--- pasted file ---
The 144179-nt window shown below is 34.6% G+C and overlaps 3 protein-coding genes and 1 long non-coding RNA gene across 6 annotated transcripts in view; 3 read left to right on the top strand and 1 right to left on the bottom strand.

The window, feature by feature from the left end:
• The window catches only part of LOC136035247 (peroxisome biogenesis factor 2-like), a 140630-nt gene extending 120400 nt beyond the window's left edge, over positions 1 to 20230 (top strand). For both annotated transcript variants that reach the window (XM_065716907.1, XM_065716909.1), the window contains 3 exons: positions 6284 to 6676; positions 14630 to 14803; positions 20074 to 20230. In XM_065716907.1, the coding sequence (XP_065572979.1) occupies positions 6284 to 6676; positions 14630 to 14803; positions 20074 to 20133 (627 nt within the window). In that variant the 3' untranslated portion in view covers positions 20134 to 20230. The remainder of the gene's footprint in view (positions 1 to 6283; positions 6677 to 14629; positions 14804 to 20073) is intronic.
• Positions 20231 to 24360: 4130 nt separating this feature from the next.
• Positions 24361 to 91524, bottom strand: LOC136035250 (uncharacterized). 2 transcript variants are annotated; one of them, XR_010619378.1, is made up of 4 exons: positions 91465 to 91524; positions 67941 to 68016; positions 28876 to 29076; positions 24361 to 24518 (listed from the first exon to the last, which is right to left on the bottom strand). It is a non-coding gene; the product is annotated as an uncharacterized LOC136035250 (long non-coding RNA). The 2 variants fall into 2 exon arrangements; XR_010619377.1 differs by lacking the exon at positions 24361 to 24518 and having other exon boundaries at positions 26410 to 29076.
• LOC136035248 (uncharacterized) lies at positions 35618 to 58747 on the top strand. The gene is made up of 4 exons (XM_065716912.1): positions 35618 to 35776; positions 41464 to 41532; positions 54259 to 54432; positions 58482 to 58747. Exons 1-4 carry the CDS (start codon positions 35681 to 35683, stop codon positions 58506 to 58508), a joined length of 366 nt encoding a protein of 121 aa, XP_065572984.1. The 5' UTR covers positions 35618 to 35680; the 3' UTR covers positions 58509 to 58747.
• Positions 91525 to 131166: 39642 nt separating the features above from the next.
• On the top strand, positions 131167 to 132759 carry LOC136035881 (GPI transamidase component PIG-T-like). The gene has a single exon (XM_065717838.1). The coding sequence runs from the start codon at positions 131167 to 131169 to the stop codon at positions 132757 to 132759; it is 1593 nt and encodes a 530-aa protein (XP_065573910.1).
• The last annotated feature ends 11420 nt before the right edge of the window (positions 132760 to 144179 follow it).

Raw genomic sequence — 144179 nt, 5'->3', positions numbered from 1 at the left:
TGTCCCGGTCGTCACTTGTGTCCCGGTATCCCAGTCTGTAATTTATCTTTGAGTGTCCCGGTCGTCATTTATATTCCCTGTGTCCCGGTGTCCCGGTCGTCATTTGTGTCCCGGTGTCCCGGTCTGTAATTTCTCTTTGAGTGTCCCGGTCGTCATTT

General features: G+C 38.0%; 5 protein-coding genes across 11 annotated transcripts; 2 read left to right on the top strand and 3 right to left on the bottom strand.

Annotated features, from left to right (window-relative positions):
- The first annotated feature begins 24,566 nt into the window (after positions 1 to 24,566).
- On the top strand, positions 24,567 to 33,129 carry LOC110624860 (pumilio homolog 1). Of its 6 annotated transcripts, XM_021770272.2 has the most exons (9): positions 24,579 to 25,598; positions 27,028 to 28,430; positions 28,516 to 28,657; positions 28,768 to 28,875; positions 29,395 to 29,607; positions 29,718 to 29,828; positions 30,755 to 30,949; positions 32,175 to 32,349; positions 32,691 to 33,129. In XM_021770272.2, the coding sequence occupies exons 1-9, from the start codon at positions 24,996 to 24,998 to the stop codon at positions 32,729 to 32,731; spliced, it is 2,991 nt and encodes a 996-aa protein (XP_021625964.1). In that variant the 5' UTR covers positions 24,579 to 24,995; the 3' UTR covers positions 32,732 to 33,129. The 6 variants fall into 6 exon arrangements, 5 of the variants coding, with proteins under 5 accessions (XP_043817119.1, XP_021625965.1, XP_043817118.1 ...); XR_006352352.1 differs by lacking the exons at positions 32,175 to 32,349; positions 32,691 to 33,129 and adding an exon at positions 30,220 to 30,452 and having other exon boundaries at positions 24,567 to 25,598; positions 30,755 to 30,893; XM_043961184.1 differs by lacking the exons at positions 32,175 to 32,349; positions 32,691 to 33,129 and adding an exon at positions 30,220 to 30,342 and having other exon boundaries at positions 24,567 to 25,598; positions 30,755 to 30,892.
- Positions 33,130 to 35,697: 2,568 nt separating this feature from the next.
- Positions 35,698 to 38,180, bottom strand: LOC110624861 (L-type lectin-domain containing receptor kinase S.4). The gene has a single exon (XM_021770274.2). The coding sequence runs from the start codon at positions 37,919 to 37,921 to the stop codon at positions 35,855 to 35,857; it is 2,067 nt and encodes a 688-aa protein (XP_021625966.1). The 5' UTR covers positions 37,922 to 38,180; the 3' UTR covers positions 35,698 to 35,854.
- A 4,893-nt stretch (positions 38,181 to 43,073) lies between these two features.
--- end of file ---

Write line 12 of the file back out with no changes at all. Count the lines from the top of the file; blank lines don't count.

General features: G+C 38.0%; 5 protein-coding genes across 11 annotated transcripts; 2 read left to right on the top strand and 3 right to left on the bottom strand.